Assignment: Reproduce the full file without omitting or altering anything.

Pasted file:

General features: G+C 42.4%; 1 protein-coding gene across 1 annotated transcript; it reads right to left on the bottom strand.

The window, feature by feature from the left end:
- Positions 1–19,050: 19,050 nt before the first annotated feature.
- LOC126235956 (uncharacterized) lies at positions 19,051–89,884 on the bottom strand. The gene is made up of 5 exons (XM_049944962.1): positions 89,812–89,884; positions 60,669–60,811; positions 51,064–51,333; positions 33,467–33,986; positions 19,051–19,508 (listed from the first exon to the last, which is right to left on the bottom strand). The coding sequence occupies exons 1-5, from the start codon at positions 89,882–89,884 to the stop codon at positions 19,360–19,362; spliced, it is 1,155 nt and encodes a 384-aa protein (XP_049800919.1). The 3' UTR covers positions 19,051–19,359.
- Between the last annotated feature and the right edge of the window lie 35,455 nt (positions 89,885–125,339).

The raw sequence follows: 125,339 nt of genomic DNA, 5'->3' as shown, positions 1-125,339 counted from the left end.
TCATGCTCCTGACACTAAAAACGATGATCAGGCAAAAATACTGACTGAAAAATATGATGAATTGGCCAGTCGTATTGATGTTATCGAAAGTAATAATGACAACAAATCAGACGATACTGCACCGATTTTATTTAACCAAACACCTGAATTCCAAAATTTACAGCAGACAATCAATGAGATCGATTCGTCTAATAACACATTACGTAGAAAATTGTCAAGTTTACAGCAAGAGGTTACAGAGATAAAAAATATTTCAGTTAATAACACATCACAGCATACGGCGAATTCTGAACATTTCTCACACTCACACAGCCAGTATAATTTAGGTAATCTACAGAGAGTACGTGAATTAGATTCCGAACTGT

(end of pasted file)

General features: G+C 42.4%; 1 protein-coding gene across 1 annotated transcript; it reads right to left on the bottom strand.

The window, feature by feature from the left end:
- Positions 1–19,050: 19,050 nt before the first annotated feature.
- LOC126235956 (uncharacterized) lies at positions 19,051–89,884 on the bottom strand. The gene is made up of 5 exons (XM_049944962.1): positions 89,812–89,884; positions 60,669–60,811; positions 51,064–51,333; positions 33,467–33,986; positions 19,051–19,508 (listed from the first exon to the last, which is right to left on the bottom strand). The coding sequence occupies exons 1-5, from the start codon at positions 89,882–89,884 to the stop codon at positions 19,360–19,362; spliced, it is 1,155 nt and encodes a 384-aa protein (XP_049800919.1). The 3' UTR covers positions 19,051–19,359.
- Between the last annotated feature and the right edge of the window lie 35,455 nt (positions 89,885–125,339).

The raw sequence follows: 125,339 nt of genomic DNA, 5'->3' as shown, positions 1-125,339 counted from the left end.
TCATGCTCCTGACACTAAAAACGATGATCAGGCAAAAATACTGACTGAAAAATATGATGAATTGGCCAGTCGTATTGATGTTATCGAAAGTAATAATGACAACAAATCAGACGATACTGCACCGATTTTATTTAACCAAACACCTGAATTCCAAAATTTACAGCAGACAATCAATGAGATCGATTCGTCTAATAACACATTACGTAGAAAATTGTCAAGTTTACAGCAAGAGGTTACAGAGATAAAAAATATTTCAGTTAATAACACATCACAGCATACGGCGAATTCTGAACATTTCTCACACTCACACAGCCAGTATAATTTAGGTAATCTACAGAGAGTACGTGAATTAGATTCCGAACTGT